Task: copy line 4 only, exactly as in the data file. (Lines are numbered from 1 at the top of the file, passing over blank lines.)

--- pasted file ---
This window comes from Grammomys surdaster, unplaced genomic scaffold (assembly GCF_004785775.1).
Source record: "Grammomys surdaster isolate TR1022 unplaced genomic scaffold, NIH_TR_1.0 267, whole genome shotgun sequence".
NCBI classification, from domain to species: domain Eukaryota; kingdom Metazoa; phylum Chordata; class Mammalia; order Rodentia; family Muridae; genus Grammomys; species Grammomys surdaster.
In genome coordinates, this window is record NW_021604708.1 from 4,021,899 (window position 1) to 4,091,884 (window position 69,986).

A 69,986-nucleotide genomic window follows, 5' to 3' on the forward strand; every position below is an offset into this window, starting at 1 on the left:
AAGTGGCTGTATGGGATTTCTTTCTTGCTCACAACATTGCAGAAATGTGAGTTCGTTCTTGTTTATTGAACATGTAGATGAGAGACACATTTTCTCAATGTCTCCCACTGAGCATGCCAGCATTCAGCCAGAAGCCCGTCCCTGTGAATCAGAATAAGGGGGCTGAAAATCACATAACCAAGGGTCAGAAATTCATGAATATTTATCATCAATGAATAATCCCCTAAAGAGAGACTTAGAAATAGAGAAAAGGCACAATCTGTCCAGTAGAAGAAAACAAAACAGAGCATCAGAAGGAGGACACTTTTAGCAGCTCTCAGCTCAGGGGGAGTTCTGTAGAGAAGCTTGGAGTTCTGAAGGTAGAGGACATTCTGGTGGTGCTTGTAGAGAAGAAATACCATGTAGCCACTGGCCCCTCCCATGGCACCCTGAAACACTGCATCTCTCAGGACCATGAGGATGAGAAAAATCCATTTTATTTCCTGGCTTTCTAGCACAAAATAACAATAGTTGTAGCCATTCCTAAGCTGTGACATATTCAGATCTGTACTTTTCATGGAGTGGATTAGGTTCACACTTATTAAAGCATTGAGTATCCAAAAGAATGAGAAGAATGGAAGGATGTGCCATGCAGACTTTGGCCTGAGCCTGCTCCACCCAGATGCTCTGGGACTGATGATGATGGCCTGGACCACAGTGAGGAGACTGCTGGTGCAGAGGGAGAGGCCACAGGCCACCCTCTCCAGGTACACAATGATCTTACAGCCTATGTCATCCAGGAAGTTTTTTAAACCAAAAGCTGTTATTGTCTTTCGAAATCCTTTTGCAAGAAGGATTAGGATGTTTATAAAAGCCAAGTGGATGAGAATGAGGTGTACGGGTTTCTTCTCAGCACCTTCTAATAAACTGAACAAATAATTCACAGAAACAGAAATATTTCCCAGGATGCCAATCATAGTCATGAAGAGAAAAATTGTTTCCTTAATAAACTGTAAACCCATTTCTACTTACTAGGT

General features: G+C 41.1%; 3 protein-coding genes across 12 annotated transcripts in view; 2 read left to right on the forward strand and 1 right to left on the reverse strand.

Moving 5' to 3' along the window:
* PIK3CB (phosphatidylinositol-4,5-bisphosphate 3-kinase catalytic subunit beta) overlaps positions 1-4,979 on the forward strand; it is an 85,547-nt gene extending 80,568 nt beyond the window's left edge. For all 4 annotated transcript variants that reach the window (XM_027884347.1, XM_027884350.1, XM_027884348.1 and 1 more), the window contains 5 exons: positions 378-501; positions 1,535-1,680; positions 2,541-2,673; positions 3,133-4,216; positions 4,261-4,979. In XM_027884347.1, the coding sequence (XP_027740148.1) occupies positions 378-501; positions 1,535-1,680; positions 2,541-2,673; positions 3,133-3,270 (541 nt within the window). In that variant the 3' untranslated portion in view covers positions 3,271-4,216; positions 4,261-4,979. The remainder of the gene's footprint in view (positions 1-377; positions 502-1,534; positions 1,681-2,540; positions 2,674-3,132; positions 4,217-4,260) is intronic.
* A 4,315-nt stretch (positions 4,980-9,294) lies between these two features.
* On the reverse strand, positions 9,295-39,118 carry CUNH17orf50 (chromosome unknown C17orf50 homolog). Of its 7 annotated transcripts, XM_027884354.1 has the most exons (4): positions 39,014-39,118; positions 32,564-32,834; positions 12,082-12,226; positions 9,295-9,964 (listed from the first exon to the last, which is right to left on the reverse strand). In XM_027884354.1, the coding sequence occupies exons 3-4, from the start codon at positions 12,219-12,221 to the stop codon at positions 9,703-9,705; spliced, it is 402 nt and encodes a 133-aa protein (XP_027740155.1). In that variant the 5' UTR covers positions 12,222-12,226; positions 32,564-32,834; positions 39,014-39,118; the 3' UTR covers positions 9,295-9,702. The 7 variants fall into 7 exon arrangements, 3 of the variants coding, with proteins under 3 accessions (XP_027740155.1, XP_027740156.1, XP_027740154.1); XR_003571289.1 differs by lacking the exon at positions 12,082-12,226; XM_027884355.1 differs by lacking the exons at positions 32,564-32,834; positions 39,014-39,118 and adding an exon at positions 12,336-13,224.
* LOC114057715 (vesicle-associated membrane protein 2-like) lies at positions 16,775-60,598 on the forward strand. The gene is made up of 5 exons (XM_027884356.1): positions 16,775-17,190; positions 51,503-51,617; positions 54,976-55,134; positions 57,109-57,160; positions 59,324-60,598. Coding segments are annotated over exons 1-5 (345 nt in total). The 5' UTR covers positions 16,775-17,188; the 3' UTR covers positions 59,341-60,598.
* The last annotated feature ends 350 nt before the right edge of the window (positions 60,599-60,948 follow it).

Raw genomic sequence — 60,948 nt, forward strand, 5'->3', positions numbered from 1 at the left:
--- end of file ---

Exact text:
In genome coordinates, this window is record NW_021604708.1 from 4,021,899 (window position 1) to 4,091,884 (window position 69,986).